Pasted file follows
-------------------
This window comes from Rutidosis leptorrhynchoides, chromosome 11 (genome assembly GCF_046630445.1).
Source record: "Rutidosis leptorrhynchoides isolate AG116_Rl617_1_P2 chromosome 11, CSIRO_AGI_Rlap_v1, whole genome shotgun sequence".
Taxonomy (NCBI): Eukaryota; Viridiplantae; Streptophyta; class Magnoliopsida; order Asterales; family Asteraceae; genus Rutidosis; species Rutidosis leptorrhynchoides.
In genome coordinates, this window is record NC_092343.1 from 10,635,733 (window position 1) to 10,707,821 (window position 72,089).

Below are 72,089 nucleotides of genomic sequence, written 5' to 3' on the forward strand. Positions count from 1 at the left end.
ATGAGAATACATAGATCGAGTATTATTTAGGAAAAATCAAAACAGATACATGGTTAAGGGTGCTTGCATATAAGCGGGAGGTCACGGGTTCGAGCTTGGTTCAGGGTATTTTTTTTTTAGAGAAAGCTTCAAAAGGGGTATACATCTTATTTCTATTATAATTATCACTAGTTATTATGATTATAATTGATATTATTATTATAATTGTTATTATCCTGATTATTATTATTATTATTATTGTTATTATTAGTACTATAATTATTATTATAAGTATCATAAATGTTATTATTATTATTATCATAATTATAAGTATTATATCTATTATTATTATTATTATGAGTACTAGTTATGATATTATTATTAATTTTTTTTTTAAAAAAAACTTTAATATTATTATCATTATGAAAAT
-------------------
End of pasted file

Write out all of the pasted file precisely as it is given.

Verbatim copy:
This window comes from Rutidosis leptorrhynchoides, chromosome 11 (genome assembly GCF_046630445.1).
Source record: "Rutidosis leptorrhynchoides isolate AG116_Rl617_1_P2 chromosome 11, CSIRO_AGI_Rlap_v1, whole genome shotgun sequence".
Taxonomy (NCBI): Eukaryota; Viridiplantae; Streptophyta; class Magnoliopsida; order Asterales; family Asteraceae; genus Rutidosis; species Rutidosis leptorrhynchoides.
In genome coordinates, this window is record NC_092343.1 from 10,635,733 (window position 1) to 10,707,821 (window position 72,089).

Below are 72,089 nucleotides of genomic sequence, written 5' to 3' on the forward strand. Positions count from 1 at the left end.
ATGAGAATACATAGATCGAGTATTATTTAGGAAAAATCAAAACAGATACATGGTTAAGGGTGCTTGCATATAAGCGGGAGGTCACGGGTTCGAGCTTGGTTCAGGGTATTTTTTTTTTAGAGAAAGCTTCAAAAGGGGTATACATCTTATTTCTATTATAATTATCACTAGTTATTATGATTATAATTGATATTATTATTATAATTGTTATTATCCTGATTATTATTATTATTATTATTGTTATTATTAGTACTATAATTATTATTATAAGTATCATAAATGTTATTATTATTATTATCATAATTATAAGTATTATATCTATTATTATTATTATTATGAGTACTAGTTATGATATTATTATTAATTTTTTTTTTAAAAAAAACTTTAATATTATTATCATTATGAAAAT